Background Advances in spatial transcriptomic technologies have led to a greater understanding of the complexity of cellular interactions in development and disease. Technologies with increased spatial resolution are required to more precisely distinguish and characterize cellular diversity and disease states within tissues.The Visium HD Spatial Gene Expression assay is a novel, high-resolution spatial technology that utilizes a whole transcriptome probe panel and resolves data at single-cell scale within intact tissue sections. Our Visium HD array consists of a grid with 2 x 2 µm barcoded areas, and the data is binned to 8 x 8 µm for analysis.
Methods To demonstrate the capabilities of the Visium HD assay, we applied it on formalin-fixed, paraffin embedded (FFPE) human breast cancer, a tissue with high clinical relevance as well as complex spatial organization and cellular composition. Tissue sections mounted on standard glass slides are stained with Hematoxylin & Eosin (H&E) and imaged prior to the Visium HD workflow, allowing for morphological assessment to be performed upstream of single-cell scale whole transcriptomic profiling from the same tissue section.
Results Using Visium HD, several important cell types were identified at their expected spatial localizations. Based on unbiased clustering and marker gene expression, we located several major cell types, such as EPCAM+ breast epithelial cells that were further resolved into basal (KRT14+) and luminal (KRT18+) cells, many immune cell populations (MS4A+ B cells, JCHAIN+ plasma cells, CD3D+ T cells, CD68+ macrophages), PECAM1+ endothelial cells and COL1A1+ and VIM+ stromal cells.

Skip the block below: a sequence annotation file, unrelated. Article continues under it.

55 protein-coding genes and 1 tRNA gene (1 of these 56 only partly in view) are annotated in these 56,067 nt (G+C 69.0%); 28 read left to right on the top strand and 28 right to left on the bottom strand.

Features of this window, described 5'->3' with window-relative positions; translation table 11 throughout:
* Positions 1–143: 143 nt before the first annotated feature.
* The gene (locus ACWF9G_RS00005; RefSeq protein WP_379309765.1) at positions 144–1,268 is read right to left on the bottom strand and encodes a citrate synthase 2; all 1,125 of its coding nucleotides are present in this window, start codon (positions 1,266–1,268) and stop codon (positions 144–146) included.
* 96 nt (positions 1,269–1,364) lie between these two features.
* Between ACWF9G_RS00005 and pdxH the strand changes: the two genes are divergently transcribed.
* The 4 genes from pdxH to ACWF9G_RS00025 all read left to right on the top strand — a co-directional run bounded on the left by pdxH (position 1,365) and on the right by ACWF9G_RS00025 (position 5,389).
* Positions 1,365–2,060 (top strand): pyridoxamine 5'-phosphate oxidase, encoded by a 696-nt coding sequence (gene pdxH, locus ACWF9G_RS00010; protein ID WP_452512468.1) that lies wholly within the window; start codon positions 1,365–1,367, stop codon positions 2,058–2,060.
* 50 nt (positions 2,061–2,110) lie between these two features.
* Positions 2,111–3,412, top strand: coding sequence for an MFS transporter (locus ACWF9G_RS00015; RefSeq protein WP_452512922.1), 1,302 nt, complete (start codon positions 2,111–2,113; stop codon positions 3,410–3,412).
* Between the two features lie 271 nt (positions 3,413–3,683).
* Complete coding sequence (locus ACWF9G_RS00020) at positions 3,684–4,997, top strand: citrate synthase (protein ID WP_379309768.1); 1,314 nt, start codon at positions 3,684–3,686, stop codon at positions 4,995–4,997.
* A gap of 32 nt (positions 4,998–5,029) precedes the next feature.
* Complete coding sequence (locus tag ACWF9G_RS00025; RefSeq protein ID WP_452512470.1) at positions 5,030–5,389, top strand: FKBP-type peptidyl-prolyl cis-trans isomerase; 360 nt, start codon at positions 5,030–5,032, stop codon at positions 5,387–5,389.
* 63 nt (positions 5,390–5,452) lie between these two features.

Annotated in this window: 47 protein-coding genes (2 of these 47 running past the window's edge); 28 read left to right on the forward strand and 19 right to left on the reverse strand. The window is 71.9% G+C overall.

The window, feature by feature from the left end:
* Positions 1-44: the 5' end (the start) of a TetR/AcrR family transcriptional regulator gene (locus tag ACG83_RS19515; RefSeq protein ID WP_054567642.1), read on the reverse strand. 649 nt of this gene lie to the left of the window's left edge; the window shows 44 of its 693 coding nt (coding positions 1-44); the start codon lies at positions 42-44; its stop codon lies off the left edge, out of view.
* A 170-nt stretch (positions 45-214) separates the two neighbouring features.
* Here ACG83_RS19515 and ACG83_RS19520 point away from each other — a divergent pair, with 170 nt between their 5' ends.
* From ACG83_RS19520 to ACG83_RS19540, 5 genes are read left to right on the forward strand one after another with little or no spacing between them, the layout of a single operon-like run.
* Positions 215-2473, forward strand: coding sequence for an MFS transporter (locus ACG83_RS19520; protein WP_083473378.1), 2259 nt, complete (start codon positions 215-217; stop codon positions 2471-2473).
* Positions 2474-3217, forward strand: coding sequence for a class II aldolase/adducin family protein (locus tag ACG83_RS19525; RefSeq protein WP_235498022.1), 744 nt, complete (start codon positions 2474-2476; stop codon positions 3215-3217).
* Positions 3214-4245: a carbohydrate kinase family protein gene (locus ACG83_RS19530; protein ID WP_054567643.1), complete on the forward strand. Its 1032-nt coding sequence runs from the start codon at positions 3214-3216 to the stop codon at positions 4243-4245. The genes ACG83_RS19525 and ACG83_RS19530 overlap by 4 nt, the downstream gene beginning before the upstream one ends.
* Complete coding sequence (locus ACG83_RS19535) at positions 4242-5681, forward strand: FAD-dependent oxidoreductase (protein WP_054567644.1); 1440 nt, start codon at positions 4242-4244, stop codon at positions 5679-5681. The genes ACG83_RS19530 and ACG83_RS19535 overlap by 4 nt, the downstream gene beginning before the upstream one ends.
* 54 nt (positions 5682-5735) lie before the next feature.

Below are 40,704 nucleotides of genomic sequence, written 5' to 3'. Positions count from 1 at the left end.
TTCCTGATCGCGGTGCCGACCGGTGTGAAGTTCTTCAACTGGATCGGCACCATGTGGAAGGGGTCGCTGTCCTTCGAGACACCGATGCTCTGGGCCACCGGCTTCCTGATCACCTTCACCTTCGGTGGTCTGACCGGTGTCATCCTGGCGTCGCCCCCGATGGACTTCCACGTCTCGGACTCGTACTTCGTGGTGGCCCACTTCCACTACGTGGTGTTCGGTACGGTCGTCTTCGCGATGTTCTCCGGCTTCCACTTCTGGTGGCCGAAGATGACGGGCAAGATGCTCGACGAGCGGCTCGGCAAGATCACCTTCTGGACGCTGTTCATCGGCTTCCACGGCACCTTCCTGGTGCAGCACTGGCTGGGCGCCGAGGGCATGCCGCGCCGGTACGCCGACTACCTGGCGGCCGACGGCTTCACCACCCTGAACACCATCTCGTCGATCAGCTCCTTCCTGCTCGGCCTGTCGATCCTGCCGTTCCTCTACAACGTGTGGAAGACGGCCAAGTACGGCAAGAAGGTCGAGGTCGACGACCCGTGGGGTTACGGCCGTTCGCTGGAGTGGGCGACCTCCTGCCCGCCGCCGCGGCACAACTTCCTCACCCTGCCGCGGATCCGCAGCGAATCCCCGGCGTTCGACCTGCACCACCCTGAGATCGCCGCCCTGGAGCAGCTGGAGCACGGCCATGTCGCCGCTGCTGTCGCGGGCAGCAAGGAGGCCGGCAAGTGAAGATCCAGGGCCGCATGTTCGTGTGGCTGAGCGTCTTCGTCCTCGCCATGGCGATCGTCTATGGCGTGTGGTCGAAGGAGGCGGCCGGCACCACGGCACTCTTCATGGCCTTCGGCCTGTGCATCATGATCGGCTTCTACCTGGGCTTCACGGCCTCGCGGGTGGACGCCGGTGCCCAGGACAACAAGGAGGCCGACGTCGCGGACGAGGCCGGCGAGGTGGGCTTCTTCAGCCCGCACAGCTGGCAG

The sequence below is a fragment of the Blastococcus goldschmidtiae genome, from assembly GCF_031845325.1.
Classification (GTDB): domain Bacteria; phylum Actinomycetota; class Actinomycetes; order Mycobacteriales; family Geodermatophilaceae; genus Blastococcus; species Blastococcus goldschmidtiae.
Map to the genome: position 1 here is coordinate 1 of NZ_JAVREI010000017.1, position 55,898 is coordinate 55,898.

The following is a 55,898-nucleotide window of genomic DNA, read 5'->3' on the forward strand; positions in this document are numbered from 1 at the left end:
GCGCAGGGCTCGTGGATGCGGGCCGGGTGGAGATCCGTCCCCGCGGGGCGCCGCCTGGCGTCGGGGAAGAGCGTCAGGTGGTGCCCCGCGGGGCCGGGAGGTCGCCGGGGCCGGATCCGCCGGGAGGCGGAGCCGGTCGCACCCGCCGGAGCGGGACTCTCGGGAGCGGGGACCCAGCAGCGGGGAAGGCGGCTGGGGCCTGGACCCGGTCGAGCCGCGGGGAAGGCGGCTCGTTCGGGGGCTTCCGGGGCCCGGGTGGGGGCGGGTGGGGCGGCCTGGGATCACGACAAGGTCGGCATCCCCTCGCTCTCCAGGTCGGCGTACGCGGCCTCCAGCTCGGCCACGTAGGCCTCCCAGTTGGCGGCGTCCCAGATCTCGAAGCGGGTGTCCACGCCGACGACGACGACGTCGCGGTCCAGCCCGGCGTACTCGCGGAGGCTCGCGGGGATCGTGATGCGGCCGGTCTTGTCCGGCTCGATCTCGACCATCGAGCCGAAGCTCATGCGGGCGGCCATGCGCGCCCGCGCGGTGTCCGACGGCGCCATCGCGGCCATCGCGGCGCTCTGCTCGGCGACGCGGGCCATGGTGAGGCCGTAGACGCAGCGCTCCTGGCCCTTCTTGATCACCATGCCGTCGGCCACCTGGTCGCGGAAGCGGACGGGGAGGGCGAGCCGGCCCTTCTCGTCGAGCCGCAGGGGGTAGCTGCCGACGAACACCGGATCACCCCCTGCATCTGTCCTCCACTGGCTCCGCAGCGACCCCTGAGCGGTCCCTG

Conclusions The Visium HD transcriptomic analysis provided insights into the cellular heterogeneity and organization within human breast cancer at single-cell scale resolution. The Visium platform enables researchers to gain novel insights on normal development, disease pathology, and clinical translational research. Visium HD will further these capabilities and expand biological applications.
This is an open access article distributed in accordance with the Creative Commons Attribution Non Commercial (CC BY-NC 4.0) license, which permits others to distribute, remix, adapt, build upon this work non-commercially, and license their derivative works on different terms, provided the original work is properly cited, appropriate credit is given, any changes made indicated, and the use is non-commercial. See http://creativecommons.org/licenses/by-nc/4.0/.
Statistics from Altmetric.com
If you wish to reuse any or all of this article please use the link below which will take you to the Copyright Clearance Center’s RightsLink service. You will be able to get a quick price and instant permission to reuse the content in many different ways.